What I learned from Lynne Ramsay: ‘You Were Never Really Here’ at LondonSWF


At the last festival, Shooting people sent their top reporter Adem Ay, to send daily… no hourly reports on his experience. We will post these over the next few days as it gives a great insight into on delegates experience… Over to Adem…

Good Morning Shooters.

‘You Were Never Really Here’ is my favourite film of the year, so imagine my delight when I opened the London Screenwriters’ Festival Delegate Guide and saw there was a Q&A session with not just the film’s director and writer LYNNE RAMSAY, but also the film’s cinematographer TOM TOWNEND. I punched the sky and got there five minutes early I did.

But why the cinematographer as well you ask, at a screenwriters’ festival? Well read on my inquisitive friend, because all will be revealed in my top five nuggets from the event.

  • Although not credited, Tom Townend actually co-wrote the script for YWNRH, itself an adaptation of a novella by Jonathan Ames. Ramsay and Townend are old friends, and he has worked in some capacity on all her films (he shot the amazing tomato fight opening of ‘We Need To Talk About Kevin’). Ramsay was living on a Greek island, and invited Townend there for a few weeks holiday to discuss the novella that she was thinking of adapting. The discussions turned into actually writing the script – and not just writing it but actually blocking the scenes out as they went (most of the film is just two characters interacting). Prior to this, Townend had no writing experience at all!
  • Joaquin Phoenix was a huge creative force in YWNRT, and the overall impression I got was that the actor was a mad philosopher king – both revered for his artistic genius and feared for his tantrums and oddities. Described by Townend as an ‘excellent filtration system’, Phoenix was involved very early in the production, questioned everything all the time, and had very exacting standards (he terrorised a young prop designer by turning up weeks before the shoot, going through the props, and tossing most of them to the floor, branding them ‘bullshit’). Interestingly he is a major reason behind the (brilliant) economy of the dialogue. If he didn’t agree with a line in the script, he would just frown and refuse to say it. Literally. Huge amounts of the script just never made it to screen because of this. He would also improvise (brilliantly) so no take was the same and Ramsay had problems knowing when exactly to say cut on set (and a nightmare mound of footage for the edit).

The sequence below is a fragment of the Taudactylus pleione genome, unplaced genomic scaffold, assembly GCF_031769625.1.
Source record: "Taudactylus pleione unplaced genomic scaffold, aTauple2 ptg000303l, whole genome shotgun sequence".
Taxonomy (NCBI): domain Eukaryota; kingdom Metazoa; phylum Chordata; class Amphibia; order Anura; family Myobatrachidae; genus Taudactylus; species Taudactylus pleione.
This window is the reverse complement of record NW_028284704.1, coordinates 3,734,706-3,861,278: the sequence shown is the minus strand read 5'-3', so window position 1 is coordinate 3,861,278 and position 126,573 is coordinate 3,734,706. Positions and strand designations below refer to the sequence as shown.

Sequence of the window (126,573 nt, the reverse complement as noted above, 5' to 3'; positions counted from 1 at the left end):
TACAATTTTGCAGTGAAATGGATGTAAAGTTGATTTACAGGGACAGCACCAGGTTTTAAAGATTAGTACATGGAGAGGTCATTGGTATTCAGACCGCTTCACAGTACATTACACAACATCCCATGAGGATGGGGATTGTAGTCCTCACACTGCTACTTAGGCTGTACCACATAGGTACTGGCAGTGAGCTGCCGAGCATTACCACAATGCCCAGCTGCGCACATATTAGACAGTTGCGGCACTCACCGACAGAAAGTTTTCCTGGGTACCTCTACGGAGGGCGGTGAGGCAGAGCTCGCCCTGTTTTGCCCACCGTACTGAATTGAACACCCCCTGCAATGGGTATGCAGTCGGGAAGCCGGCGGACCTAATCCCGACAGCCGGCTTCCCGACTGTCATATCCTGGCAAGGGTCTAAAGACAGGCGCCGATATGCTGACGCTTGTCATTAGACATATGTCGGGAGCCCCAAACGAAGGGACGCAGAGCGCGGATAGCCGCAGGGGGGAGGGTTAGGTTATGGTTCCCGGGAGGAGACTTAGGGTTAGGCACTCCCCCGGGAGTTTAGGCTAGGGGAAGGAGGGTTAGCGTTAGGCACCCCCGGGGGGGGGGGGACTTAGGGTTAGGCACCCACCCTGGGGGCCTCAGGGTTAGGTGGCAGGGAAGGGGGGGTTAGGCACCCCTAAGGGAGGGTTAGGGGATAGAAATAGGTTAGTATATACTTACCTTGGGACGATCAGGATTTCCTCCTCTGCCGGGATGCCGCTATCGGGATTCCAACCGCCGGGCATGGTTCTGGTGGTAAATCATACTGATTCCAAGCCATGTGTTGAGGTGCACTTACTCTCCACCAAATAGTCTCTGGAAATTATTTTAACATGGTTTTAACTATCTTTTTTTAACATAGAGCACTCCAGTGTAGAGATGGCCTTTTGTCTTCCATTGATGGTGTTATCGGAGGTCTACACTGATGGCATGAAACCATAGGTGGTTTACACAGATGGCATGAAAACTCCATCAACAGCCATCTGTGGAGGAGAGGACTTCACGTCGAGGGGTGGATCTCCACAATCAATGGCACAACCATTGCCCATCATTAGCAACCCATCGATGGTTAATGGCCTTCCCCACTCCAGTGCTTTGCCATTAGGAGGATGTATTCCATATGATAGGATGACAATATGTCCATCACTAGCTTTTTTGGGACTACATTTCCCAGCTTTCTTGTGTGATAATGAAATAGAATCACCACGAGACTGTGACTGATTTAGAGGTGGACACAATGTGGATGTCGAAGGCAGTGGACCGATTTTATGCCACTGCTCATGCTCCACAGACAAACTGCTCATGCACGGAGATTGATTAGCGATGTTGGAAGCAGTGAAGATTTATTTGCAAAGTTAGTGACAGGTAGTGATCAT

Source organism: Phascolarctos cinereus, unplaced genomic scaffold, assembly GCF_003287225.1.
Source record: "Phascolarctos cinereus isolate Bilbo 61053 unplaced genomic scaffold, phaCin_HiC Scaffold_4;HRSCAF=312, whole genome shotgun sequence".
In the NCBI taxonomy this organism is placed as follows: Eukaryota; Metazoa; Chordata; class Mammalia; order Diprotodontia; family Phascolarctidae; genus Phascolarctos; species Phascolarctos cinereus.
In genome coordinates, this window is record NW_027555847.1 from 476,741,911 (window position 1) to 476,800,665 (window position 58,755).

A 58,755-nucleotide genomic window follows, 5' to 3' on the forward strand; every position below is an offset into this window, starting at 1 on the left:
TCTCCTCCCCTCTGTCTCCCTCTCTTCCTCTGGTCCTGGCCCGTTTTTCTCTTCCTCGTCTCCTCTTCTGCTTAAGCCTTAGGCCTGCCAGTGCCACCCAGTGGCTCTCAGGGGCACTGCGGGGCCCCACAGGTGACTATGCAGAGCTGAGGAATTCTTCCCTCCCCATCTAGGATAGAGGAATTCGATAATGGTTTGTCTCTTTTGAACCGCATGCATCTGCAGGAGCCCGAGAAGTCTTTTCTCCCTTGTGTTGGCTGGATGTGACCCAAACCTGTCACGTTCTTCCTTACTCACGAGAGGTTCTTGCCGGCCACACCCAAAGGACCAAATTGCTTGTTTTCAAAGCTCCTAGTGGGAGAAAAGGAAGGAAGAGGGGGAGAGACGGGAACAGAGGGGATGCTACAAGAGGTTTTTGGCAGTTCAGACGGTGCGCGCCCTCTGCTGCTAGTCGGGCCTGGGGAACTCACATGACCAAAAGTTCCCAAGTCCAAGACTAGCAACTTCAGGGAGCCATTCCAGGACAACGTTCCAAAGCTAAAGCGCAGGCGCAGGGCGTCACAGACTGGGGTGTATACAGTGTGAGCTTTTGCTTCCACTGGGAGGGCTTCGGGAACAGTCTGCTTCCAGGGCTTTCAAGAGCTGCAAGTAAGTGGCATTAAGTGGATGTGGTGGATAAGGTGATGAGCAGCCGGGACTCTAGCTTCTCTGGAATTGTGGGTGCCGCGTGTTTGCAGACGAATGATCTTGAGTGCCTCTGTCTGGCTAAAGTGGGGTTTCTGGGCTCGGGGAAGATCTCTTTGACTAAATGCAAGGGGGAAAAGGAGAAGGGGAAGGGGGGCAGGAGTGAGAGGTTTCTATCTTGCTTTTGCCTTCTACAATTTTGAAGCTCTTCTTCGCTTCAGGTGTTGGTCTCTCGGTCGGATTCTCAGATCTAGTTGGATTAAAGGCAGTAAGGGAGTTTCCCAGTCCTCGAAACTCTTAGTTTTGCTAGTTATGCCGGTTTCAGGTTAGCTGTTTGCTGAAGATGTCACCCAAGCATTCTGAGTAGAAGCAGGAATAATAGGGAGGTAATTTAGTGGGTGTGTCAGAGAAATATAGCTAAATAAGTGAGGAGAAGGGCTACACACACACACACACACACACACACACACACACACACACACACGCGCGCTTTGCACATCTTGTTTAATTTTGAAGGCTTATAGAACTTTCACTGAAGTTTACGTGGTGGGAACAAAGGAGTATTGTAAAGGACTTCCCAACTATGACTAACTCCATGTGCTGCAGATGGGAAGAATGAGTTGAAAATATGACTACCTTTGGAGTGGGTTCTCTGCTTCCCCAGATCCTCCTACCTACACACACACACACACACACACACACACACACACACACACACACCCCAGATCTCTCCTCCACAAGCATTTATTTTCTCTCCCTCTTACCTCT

• Ramsay had little to no experience directing action sequences, and the production was on a remarkably tight budget and schedule, so the key action sequence where Phoenix beats a series of assailants with a hammer was a real headache for the team (pun intended). It was only during location visits in New York that Ramsay noted the security cameras and decided that the whole sequence could be shown via CCTV as one camera set-ups. The rest, as they say, is history.
  • The ending was a real problem. The original novella just didn’t have one, with Ames choosing to leave the story unresolved, and the one in the script, all agreed, just didn’t work. Ultimately it was Phoenix’s obsessive questioning of his character, and Ramsay’s chronic lack of sleep from all the production stresses, that brought about the idea for the hallucinatory faux-suicide diner scene. Keep being you Phoenix, you crazy diamond.
  • Ramsay and composer Jonny Greenwood (dear God listen to YWNRT’s score if you haven’t already, it’s on Spotify) want to work together on a sci-fi film. The story is currently about an Ahab figure hunting a Moby Dick space monster made of sound. Yes you heard that right. It is currently on the back burner but yes please.

That’s it from Ramsay and Townend. Despite their towering talents, both were gentle, decent, self-deprecating folk who were an absolute pleasure to listen to. Join me Friday for a video game writing special. Interactive multi-branch storytelling may still be niche, but it’s the future baby.

You can get £30 off your pass with the code SHOOTERS.

Adem Ay

Shooting People